To save this article to your Kindle, first ensure coreplatform@cambridge.org is added to your Approved Personal Document E-mail List under your Personal Document Settings on the Manage Your Content and Devices page of your Amazon account. Then enter the ‘name’ part of your Kindle email address below. Find out more about saving to your Kindle.

Note you can select to save to either the @free.kindle.com or @kindle.com variations. ‘@free.kindle.com’ emails are free but can only be saved to your device when it is connected to wi-fi. ‘@kindle.com’ emails can be delivered even when you are not connected to wi-fi, but note that service fees apply.

Find out more about the Kindle Personal Document Service.

Processes models, environmental analyses, and cognitive architectures: Quo vadis quantum probability theory?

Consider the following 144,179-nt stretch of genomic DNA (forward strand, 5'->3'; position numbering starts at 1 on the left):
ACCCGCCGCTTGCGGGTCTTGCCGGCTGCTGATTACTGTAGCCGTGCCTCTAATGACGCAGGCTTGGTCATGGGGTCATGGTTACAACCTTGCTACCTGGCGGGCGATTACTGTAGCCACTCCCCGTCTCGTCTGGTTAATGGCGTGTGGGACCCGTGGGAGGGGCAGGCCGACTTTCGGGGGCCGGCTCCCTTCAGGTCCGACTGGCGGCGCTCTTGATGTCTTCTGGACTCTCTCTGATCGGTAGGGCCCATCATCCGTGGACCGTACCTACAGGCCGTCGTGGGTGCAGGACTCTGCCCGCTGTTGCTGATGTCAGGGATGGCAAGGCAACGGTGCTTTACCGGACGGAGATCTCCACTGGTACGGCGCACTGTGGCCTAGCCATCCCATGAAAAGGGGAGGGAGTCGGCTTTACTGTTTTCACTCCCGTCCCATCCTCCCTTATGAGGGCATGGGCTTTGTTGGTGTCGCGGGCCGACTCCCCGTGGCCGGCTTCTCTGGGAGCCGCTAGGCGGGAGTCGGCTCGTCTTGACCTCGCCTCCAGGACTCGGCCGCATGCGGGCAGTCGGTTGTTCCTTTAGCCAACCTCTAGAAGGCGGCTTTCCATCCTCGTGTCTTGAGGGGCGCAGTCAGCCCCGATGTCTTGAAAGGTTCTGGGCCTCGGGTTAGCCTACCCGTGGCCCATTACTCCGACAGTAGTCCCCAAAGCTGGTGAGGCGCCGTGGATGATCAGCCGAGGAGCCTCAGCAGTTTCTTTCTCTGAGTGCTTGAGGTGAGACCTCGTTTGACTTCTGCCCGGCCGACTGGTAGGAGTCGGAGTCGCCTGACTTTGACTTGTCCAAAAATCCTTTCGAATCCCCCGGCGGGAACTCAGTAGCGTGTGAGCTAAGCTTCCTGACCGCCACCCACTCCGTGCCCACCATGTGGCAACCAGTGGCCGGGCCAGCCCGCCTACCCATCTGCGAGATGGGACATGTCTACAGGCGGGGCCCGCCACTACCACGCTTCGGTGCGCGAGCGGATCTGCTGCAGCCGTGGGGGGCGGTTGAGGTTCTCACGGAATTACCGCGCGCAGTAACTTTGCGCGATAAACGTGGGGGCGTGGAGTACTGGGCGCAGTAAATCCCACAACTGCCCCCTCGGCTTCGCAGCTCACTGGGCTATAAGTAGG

Available formats
×

Save article to Dropbox

To save this article to your Dropbox account, please select one or more formats and confirm that you agree to abide by our usage policies. If this is the first time you used this feature, you will be asked to authorise Cambridge Core to connect with your Dropbox account. Find out more about saving content to Dropbox.

Processes models, environmental analyses, and cognitive architectures: Quo vadis quantum probability theory?
Available formats
×

Save article to Google Drive

To save this article to your Google Drive account, please select one or more formats and confirm that you agree to abide by our usage policies. If this is the first time you used this feature, you will be asked to authorise Cambridge Core to connect with your Google Drive account. Find out more about saving content to Google Drive.

Processes models, environmental analyses, and cognitive architectures: Quo vadis quantum probability theory?
Available formats
×
×

Reply to: Submit a response

Please enter your response.

Your details

Please enter a valid email address.

Conflicting interests

Do you have any conflicting interests? *